Your toddler may or may not have been in preschool this year, but they still will want some engagement over the summer especially if they have a big sibling who you are working with on their preschool skills. The main area of focus for toddlers, besides socialization, are basic color and shape skills as well as fine and gross motor skills. Many times your daily activities will provide opportunities for your toddler to learn – for example, simply talking about the colors you see while you’re running errands or talking about shapes while you’re playing are great ways to help develop those skills. But sometimes it’s fun to have something special just for them. Below are some summer-themed activities you can do with your Tot Schooler to help hone in on skills that will prepare them for preschool:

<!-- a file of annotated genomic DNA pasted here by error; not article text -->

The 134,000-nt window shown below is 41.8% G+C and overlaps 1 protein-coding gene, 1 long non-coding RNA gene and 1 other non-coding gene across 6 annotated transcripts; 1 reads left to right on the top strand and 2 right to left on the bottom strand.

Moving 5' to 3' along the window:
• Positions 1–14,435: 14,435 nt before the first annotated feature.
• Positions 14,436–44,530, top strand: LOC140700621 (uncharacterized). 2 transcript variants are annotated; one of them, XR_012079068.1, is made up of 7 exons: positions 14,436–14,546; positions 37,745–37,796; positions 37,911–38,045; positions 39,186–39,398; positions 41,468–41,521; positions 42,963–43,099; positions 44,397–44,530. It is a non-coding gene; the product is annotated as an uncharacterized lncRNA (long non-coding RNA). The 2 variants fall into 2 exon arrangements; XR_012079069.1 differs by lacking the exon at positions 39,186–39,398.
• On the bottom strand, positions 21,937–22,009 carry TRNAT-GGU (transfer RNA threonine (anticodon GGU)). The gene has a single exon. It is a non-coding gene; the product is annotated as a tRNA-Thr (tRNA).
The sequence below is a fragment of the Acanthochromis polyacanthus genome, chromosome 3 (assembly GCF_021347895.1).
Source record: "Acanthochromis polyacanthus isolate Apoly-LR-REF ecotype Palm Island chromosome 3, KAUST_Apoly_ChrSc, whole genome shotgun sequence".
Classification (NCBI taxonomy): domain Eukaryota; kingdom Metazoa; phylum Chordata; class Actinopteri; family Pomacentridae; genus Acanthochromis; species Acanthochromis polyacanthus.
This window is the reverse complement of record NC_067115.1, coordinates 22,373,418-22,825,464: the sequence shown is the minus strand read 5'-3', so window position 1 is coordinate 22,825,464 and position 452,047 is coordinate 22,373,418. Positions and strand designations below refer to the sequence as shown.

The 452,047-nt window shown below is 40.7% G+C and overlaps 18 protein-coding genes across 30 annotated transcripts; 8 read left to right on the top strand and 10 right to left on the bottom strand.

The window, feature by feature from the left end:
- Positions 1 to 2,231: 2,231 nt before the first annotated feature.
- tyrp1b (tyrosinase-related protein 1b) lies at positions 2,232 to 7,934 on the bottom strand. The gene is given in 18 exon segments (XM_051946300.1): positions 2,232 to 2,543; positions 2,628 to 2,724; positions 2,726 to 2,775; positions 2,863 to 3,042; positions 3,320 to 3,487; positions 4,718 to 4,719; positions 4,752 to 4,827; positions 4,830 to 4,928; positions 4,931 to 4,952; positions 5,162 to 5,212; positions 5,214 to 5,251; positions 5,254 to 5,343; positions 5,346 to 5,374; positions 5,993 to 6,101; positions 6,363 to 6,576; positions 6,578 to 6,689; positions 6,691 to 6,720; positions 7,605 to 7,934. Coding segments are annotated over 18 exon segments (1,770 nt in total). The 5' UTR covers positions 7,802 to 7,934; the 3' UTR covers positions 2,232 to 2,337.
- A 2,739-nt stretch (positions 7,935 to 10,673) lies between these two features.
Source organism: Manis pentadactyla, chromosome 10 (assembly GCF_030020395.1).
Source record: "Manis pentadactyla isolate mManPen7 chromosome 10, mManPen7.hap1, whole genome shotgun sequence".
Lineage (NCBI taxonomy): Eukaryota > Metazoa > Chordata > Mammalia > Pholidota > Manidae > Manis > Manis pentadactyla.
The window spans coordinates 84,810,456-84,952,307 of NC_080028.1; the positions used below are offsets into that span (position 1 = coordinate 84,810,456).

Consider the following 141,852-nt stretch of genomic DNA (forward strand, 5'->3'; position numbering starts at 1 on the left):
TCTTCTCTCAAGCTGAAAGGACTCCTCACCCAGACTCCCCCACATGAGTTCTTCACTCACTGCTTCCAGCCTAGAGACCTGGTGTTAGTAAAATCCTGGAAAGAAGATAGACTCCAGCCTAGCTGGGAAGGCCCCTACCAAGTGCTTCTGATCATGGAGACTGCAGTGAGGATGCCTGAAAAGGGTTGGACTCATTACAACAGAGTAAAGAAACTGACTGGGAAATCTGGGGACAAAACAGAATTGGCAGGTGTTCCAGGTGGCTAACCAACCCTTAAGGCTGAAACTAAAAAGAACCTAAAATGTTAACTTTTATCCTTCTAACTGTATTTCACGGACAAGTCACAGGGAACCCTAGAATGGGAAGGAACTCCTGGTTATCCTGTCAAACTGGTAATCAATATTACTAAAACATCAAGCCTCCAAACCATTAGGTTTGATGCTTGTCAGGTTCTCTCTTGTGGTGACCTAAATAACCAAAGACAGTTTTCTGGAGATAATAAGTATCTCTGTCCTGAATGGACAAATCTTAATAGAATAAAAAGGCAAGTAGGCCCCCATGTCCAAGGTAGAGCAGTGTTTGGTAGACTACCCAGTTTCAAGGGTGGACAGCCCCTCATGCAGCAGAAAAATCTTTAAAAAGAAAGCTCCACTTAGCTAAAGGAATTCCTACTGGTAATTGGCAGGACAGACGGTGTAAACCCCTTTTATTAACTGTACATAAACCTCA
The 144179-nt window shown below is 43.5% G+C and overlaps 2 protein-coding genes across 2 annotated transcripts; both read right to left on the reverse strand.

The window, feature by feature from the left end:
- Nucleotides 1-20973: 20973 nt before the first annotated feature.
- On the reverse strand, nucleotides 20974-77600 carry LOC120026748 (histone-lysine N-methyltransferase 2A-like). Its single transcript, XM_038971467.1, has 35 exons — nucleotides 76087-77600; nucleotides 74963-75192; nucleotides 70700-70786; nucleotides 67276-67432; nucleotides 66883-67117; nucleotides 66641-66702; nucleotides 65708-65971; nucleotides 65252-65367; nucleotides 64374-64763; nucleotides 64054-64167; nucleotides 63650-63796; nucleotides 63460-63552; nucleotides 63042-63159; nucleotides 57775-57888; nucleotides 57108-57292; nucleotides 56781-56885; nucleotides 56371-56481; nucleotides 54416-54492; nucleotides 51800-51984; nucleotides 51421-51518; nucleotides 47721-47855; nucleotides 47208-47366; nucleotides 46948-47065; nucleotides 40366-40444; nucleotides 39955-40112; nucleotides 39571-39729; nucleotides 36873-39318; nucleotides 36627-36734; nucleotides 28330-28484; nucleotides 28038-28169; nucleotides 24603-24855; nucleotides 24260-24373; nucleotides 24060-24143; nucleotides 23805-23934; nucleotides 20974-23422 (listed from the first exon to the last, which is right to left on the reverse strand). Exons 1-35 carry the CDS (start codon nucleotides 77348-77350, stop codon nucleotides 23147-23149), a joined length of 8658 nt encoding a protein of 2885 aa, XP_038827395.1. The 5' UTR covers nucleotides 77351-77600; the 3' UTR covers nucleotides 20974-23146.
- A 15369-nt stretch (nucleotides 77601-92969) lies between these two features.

Sensory

  • Sensory Bins – Sensory bins are great for toddlers. It is a great opportunity for them to develop tactile awareness and fine motor skills, as well as language skills. As your child plays in the sensory bin use descriptive words to talk to them about what they are feeling. You can also point out different colors and shapes they may see. The objects inside a sensory bin can range from simple – rice, beans, paper, water, nature objects – to more elaborate – sand, colored pasta, cloud dough.
  • For a great list of sensory bin ideas for the entire year, click here
  • Pouring station – Toddlers love to practice their pouring skills, so set up a large plastic bin outside with some tools from the kitchen and allow them to practice pouring water into different objects.